This is a small change, but a big move for us. 140 was an arbitrary choice based on the 160 character SMS limit. Proud of how thoughtful the team has been in solving a real problem people have when trying to tweet. And at the same time maintaining our brevity, speed, and essence! https://t.co/TuHj51MsTu
— jack (@jack) September 26, 2017
Twitter is testing out 280-character limit tweets, doubling the standard 140-character length. The company saw the shorter limit was “a major cause of frustration for people Tweeting in English.” However Japanese, Chinese, and Korean characters will not get the extension because it is easier to say more in smaller amount of characters.
Twitter said the goal was to eliminate what it viewed as constraints that kept people from tweeting more frequently. One significant barrier, according to Twitter’s internal research, has been the stringent limit on character count. “When people don’t have to cram their thoughts into 140 characters and actually have some to spare, we see more people tweeting,” Twitter said in a blog post.
It is a significant moment for the 11-year-old Twitter, which has been trying to figure out how to change the social media service without alienating the people who have embraced its short format. The idea of extending the length of Twitter posts has been contentious internally, batted around among product groups that are trying to find ways to persuade people to use the service more frequently. At 328 million users, Twitter has been criticized for its inability to attract more people. Investors have grown nervous, as that slowing of user growth has affected the company’s revenue.
Last year, Twitter tried extending its character count by allowing people to post photos and GIFs without counting them against the overall character limit. It also toyed with longer posts exceeding 140 characters, until criticism from users prompted Jack Dorsey, Twitter’s chief executive, to proclaim that the limit was here to stay.
Twitter is now preparing for a backlash from those who might take issue with a 280-character tweet.
“We understand since many of you have been tweeting for years, there may be an emotional attachment to 140 characters,” the company said. “But we tried this, saw the power of what it will do, and fell in love with this new, still brief, constraint.”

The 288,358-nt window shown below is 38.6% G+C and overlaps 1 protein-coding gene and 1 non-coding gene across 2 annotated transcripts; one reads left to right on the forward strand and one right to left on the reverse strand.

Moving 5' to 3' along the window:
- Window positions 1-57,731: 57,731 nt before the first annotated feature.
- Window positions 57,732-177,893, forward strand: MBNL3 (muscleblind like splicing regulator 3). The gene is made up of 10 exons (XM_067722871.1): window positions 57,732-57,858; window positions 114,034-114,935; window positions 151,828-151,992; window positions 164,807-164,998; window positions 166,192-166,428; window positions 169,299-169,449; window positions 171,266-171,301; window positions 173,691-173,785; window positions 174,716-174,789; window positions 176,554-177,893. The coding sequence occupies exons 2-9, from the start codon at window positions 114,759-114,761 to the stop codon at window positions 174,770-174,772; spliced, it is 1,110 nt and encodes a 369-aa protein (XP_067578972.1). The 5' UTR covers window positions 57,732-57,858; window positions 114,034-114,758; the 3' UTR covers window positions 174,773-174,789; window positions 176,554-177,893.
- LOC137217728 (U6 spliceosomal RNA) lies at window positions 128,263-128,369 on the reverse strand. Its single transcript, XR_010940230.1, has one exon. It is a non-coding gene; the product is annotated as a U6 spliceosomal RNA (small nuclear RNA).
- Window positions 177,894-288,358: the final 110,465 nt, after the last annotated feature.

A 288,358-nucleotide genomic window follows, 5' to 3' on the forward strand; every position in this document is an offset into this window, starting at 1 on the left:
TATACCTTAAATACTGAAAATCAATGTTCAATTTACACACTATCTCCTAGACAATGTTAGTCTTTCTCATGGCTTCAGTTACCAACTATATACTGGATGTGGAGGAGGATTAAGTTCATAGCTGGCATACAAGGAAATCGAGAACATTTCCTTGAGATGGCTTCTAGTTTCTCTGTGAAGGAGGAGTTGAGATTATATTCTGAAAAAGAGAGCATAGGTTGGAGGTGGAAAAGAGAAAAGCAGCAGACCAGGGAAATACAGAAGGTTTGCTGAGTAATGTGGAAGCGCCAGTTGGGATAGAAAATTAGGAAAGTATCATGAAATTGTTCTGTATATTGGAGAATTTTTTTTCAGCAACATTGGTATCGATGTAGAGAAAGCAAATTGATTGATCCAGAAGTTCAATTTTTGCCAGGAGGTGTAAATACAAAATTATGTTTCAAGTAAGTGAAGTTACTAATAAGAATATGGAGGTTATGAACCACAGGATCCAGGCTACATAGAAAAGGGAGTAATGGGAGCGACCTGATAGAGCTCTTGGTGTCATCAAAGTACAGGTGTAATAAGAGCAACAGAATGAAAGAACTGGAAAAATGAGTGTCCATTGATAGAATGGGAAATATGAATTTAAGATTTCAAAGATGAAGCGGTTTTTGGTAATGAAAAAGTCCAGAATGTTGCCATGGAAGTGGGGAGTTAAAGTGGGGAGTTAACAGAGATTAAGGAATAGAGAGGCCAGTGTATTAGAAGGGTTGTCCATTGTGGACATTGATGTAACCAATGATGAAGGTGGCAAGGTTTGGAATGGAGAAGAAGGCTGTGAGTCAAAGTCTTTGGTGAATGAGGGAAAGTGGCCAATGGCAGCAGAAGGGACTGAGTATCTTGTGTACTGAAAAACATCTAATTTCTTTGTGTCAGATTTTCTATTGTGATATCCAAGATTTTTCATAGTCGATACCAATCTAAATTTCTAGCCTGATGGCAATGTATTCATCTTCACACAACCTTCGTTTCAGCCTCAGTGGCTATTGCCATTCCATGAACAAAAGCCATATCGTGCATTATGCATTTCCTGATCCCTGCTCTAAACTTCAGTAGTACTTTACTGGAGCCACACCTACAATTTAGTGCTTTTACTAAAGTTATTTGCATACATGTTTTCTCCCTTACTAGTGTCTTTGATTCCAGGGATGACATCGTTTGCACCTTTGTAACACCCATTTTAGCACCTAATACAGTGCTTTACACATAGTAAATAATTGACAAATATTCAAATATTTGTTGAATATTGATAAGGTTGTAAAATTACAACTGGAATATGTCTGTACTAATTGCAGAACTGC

The negative reaction was swift, however. Some on Twitter proclaimed it a “terrible idea.”
While it’s no secret that the fabled 140-character limit has long been a crucial part of Twitter’s identity as a platform and has shaped the “tweet” into its own specific format, what might come as a surprise is how strident and pointed the calls to keep tweets shorter have been.
A large segment of those protesting the change see it as a diversion from more essential improvements to Twitter, like bettering its harassment reporting tools, killing the platform’s giant bot networks, taking an unequivocal stance against hate speech, and banning the Nazis, a phrase that has become all but rote across the site.
Those granted the new 280-character limit mainly used it to protest the new 280-character limit. Among the people who trended #Twitter280 for most of Wednesday, the vast majority seem to prefer the traditional 140-character limit, instead of the new doubling to 280 characters.
like i appreciate that i may soon be able to make even longer screams but it'd be great if you stopped making the world worse @jack
— Endless Screaming ⚧ ☭ (@infinite_scream) September 26, 2017
twitter: what do you guys want
everyone: get rid of the nazis and fix the report system
twitter: did I hear 280 characters
— Goth Ms. Frizzle (@spookperson) September 26, 2017
Twitter has yet to roll out the feature to everyone. The company says it will be collecting data and feedback from its test group before it makes any changes. In any case, Twitter says it plans to keep everyone posted regarding this possible change in character limit, so it’s time to keep an eye on that @Twitter account!